5. What does it mean to do transnational scholarship? What does the broad concept of “global village” mean for visual studies and its future? That is, as scholars we often interrogate global media structures, but what does it mean to reflect on the notion of a global village of scholars?

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Marks: I’ve been thinking about this a lot these past few weeks as I’ve been in Beirut studying Arabic (which I have done for many years but am still barely “intermediate”), trying to catch up on media art, and now attending the Home Works conference.

It is hard to do good scholarship across borders. For people like me, who have jobs in Western countries and do research somewhere else, it is a long apprenticeship. It takes a very long time to build up knowledge of a local media (art) scene, and to earn the trust of the people who work in it. One cannot parachute in.

As for a global village of scholars, it’s important to recognize that the stakes are and have been different for all of us. If a scholar in India who manages to start an art magazine while waiting to find a university job, but has written little, and a Western scholar who has a tenured job and research funding and publishes books, are equals in terms of their contribution to scholarship, then it must be because they have both stirred minds and made things happen. And again, fluency in more than one language is crucial!

Hastie: While I might prefer the metaphor of a global city – more cosmopolitan, with more possibilities for intersections, both spatial and intellectual – I can see productively mapping the notion of a global village quite literally onto a gathering, but one which consistently and insistently moves across the globe.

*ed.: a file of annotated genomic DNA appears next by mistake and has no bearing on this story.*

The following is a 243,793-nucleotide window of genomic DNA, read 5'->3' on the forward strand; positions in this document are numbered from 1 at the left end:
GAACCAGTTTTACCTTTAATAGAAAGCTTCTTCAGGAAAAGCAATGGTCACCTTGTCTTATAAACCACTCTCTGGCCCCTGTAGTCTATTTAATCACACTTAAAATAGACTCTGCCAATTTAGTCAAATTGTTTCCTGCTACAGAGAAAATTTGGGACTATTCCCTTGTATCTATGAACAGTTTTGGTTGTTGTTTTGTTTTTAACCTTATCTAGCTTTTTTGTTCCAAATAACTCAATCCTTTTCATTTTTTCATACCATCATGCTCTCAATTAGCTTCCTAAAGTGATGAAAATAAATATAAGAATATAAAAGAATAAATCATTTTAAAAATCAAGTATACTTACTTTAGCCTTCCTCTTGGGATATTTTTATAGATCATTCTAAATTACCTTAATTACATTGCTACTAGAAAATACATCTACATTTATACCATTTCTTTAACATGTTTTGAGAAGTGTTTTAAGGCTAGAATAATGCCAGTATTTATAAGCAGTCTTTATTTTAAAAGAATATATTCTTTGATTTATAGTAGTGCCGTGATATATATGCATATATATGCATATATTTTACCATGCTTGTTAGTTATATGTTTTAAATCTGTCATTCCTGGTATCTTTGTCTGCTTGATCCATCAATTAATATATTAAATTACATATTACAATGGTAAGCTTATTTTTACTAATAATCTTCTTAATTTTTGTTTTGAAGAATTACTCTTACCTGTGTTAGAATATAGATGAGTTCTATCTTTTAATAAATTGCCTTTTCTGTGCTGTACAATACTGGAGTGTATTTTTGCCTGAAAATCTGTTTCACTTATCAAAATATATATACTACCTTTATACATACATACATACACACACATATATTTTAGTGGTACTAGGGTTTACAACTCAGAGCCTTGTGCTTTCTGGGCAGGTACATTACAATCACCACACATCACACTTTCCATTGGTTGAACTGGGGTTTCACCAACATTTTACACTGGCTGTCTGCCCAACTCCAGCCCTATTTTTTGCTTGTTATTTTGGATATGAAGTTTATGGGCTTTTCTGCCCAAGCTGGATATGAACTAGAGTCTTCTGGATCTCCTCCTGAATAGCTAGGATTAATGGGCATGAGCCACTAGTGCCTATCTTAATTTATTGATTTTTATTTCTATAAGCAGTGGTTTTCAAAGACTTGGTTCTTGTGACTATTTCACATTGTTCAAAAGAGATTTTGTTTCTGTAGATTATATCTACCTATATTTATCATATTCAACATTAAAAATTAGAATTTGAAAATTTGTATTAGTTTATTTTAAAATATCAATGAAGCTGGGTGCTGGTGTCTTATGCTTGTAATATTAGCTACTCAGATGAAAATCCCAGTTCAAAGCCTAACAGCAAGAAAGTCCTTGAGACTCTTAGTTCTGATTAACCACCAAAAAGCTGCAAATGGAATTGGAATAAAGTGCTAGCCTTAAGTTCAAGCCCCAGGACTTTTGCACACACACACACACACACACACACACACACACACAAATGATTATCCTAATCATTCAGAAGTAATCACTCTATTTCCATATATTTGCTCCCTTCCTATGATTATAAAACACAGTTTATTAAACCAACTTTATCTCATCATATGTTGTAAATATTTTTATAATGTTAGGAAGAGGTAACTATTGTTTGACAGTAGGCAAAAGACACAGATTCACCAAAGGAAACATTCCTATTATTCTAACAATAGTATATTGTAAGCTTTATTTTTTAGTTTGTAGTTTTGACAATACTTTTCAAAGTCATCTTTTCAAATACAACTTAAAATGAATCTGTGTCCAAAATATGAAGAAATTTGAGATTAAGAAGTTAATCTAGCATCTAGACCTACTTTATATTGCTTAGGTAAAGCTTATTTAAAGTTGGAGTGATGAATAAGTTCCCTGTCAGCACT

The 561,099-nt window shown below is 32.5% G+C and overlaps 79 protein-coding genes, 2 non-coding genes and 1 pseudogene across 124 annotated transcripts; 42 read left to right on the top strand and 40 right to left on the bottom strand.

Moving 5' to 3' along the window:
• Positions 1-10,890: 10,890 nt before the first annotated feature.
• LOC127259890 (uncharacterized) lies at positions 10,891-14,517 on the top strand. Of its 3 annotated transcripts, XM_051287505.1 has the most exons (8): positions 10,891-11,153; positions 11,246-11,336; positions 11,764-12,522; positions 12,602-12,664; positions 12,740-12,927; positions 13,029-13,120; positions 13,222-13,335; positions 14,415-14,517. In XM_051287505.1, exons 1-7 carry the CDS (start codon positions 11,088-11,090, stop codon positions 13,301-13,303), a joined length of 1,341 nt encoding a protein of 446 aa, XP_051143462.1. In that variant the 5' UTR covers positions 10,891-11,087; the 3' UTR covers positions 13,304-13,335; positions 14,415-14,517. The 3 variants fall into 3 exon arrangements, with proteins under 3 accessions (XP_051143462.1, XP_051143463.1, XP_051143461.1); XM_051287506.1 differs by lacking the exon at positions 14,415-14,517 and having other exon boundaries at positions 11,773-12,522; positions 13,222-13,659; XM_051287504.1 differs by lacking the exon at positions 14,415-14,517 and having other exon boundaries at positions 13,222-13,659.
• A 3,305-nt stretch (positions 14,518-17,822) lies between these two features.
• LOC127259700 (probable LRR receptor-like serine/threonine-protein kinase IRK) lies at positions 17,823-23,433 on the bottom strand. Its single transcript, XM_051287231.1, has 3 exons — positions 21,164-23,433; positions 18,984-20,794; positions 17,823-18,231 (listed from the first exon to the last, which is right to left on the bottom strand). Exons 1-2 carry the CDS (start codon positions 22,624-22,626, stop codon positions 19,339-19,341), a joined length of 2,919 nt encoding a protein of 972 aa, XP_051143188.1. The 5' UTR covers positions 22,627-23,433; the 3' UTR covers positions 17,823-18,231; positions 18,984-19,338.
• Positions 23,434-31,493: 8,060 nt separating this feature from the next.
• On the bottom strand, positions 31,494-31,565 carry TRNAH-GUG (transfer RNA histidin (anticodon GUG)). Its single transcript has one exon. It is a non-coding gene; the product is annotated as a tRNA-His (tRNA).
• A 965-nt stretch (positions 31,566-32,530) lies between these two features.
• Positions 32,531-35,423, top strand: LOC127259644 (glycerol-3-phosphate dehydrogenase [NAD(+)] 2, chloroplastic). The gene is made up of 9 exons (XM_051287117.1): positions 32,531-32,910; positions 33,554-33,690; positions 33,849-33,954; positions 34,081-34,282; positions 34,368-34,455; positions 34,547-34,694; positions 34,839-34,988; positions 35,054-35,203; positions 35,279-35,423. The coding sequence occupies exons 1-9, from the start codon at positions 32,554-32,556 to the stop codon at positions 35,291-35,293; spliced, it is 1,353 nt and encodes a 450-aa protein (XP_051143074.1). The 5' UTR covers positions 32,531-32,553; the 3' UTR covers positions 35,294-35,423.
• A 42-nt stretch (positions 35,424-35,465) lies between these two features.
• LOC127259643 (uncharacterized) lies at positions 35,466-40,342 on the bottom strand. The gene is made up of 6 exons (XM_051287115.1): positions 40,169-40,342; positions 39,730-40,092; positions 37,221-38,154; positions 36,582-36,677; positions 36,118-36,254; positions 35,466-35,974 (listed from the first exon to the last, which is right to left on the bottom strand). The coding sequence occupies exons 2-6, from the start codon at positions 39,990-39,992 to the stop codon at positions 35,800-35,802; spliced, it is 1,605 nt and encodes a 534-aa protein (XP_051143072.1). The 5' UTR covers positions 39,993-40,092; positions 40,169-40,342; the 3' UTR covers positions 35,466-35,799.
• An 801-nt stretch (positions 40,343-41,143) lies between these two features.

In 2001, my UC-Santa Cruz colleague Shelley Stamp and I officially opened the “franchise” of the Women and the Silent Screen conference. Spurred by a much smaller gathering in Sweden two years prior, we wanted to expand both the size of the meeting and the sorts of work it would showcase. Shifting from a dominant model of representation of women on screen, we shaped our conference through a particular focus on women’s cultural practices and labor in silent film industries. By the end of a very successful weekend, participants begged us to put it on regularly, but we instead invited the possibility that the conference might instead rotate across institutions; and thus, it has become a regular event as feminist film scholars took up this invitation all over the world, quickly increasing the gathering’s global emphasis in both materials presented and locations for the meetings. In 2004, the conference was held in Montreal; in 2006, Mexico City; in 2008, in Stockholm; and this year it will take place in Bologna. To me, this is an ideal example of a “global village of scholars”: a group with shared interests that increasingly opens and expands, in great part through the conference’s own meeting sites across the globe. As such it demonstrates the possibility of transforming scholarship in feminist film studies and early cinema research through encounters and collaborations made possible by its geographical and intellectual scope.

Kheshti: There’s no need to cross a political border to qualify as transnational; the transnational exists alongside, in opposition to and/or within the national. For me, transnational scholarship includes ideas that travel through numerous circuits — the scholarly, the vernacular, the popular, and the political — as engaged ideas with the capacity to speak to local conditions and circumstances.